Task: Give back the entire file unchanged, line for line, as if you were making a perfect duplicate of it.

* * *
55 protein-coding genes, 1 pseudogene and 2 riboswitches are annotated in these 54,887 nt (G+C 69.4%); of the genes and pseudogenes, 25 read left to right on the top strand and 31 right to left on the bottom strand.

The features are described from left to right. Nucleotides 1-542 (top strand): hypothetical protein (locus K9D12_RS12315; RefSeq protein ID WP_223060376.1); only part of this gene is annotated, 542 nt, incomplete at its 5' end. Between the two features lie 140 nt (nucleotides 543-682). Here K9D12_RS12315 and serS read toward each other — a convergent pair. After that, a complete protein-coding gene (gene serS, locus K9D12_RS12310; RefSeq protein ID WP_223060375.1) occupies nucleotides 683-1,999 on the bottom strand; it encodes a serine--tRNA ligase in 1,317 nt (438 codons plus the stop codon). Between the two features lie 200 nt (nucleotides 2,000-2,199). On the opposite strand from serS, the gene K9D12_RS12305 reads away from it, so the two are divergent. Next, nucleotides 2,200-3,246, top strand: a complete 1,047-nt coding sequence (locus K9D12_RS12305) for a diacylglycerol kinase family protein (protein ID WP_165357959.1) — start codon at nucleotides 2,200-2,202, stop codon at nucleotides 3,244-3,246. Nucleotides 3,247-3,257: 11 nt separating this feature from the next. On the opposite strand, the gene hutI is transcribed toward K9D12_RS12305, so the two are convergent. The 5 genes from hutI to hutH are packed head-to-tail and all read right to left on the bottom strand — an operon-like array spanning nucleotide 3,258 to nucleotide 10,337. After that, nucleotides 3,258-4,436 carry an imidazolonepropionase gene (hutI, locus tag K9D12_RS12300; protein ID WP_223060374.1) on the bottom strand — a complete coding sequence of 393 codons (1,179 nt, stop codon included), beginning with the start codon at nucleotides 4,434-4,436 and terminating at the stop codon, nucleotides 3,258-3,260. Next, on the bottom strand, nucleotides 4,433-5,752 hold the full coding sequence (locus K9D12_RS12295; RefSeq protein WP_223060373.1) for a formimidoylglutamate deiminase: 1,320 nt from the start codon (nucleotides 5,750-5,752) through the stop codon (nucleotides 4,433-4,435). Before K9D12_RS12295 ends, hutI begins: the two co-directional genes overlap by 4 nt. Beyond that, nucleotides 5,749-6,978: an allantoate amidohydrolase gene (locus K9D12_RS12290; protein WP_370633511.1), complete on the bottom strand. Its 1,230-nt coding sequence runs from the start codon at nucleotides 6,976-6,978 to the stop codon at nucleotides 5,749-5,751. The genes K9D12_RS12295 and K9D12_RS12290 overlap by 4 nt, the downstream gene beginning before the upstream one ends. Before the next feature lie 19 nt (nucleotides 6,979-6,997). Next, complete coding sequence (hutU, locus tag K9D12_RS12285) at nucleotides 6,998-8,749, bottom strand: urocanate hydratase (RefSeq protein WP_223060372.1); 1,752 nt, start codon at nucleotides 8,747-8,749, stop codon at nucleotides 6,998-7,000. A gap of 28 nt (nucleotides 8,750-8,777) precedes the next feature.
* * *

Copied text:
55 protein-coding genes, 1 pseudogene and 2 riboswitches are annotated in these 54,887 nt (G+C 69.4%); of the genes and pseudogenes, 25 read left to right on the top strand and 31 right to left on the bottom strand.

The features are described from left to right. Nucleotides 1-542 (top strand): hypothetical protein (locus K9D12_RS12315; RefSeq protein ID WP_223060376.1); only part of this gene is annotated, 542 nt, incomplete at its 5' end. Between the two features lie 140 nt (nucleotides 543-682). Here K9D12_RS12315 and serS read toward each other — a convergent pair. After that, a complete protein-coding gene (gene serS, locus K9D12_RS12310; RefSeq protein ID WP_223060375.1) occupies nucleotides 683-1,999 on the bottom strand; it encodes a serine--tRNA ligase in 1,317 nt (438 codons plus the stop codon). Between the two features lie 200 nt (nucleotides 2,000-2,199). On the opposite strand from serS, the gene K9D12_RS12305 reads away from it, so the two are divergent. Next, nucleotides 2,200-3,246, top strand: a complete 1,047-nt coding sequence (locus K9D12_RS12305) for a diacylglycerol kinase family protein (protein ID WP_165357959.1) — start codon at nucleotides 2,200-2,202, stop codon at nucleotides 3,244-3,246. Nucleotides 3,247-3,257: 11 nt separating this feature from the next. On the opposite strand, the gene hutI is transcribed toward K9D12_RS12305, so the two are convergent. The 5 genes from hutI to hutH are packed head-to-tail and all read right to left on the bottom strand — an operon-like array spanning nucleotide 3,258 to nucleotide 10,337. After that, nucleotides 3,258-4,436 carry an imidazolonepropionase gene (hutI, locus tag K9D12_RS12300; protein ID WP_223060374.1) on the bottom strand — a complete coding sequence of 393 codons (1,179 nt, stop codon included), beginning with the start codon at nucleotides 4,434-4,436 and terminating at the stop codon, nucleotides 3,258-3,260. Next, on the bottom strand, nucleotides 4,433-5,752 hold the full coding sequence (locus K9D12_RS12295; RefSeq protein WP_223060373.1) for a formimidoylglutamate deiminase: 1,320 nt from the start codon (nucleotides 5,750-5,752) through the stop codon (nucleotides 4,433-4,435). Before K9D12_RS12295 ends, hutI begins: the two co-directional genes overlap by 4 nt. Beyond that, nucleotides 5,749-6,978: an allantoate amidohydrolase gene (locus K9D12_RS12290; protein WP_370633511.1), complete on the bottom strand. Its 1,230-nt coding sequence runs from the start codon at nucleotides 6,976-6,978 to the stop codon at nucleotides 5,749-5,751. The genes K9D12_RS12295 and K9D12_RS12290 overlap by 4 nt, the downstream gene beginning before the upstream one ends. Before the next feature lie 19 nt (nucleotides 6,979-6,997). Next, complete coding sequence (hutU, locus tag K9D12_RS12285) at nucleotides 6,998-8,749, bottom strand: urocanate hydratase (RefSeq protein WP_223060372.1); 1,752 nt, start codon at nucleotides 8,747-8,749, stop codon at nucleotides 6,998-7,000. A gap of 28 nt (nucleotides 8,750-8,777) precedes the next feature.